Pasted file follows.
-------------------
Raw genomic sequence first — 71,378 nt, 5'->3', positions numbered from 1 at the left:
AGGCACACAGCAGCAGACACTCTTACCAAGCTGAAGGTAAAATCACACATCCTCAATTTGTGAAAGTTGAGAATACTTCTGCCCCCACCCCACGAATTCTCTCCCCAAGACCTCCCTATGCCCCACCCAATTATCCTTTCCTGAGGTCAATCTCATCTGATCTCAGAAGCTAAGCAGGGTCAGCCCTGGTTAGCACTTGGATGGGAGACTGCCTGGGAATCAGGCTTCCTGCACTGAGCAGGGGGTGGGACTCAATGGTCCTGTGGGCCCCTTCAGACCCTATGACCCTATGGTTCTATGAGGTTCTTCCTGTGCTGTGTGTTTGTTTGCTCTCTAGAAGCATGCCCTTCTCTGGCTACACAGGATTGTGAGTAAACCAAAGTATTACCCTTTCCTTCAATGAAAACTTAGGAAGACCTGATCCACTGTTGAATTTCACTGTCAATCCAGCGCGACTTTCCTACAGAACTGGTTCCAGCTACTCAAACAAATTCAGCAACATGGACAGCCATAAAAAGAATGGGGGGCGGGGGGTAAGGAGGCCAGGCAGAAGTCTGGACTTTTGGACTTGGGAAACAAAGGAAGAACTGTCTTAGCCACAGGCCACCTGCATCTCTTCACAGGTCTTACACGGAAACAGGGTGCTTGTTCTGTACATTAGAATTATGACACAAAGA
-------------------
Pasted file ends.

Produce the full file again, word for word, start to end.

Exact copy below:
Raw genomic sequence first — 71,378 nt, 5'->3', positions numbered from 1 at the left:
AGGCACACAGCAGCAGACACTCTTACCAAGCTGAAGGTAAAATCACACATCCTCAATTTGTGAAAGTTGAGAATACTTCTGCCCCCACCCCACGAATTCTCTCCCCAAGACCTCCCTATGCCCCACCCAATTATCCTTTCCTGAGGTCAATCTCATCTGATCTCAGAAGCTAAGCAGGGTCAGCCCTGGTTAGCACTTGGATGGGAGACTGCCTGGGAATCAGGCTTCCTGCACTGAGCAGGGGGTGGGACTCAATGGTCCTGTGGGCCCCTTCAGACCCTATGACCCTATGGTTCTATGAGGTTCTTCCTGTGCTGTGTGTTTGTTTGCTCTCTAGAAGCATGCCCTTCTCTGGCTACACAGGATTGTGAGTAAACCAAAGTATTACCCTTTCCTTCAATGAAAACTTAGGAAGACCTGATCCACTGTTGAATTTCACTGTCAATCCAGCGCGACTTTCCTACAGAACTGGTTCCAGCTACTCAAACAAATTCAGCAACATGGACAGCCATAAAAAGAATGGGGGGCGGGGGGTAAGGAGGCCAGGCAGAAGTCTGGACTTTTGGACTTGGGAAACAAAGGAAGAACTGTCTTAGCCACAGGCCACCTGCATCTCTTCACAGGTCTTACACGGAAACAGGGTGCTTGTTCTGTACATTAGAATTATGACACAAAGA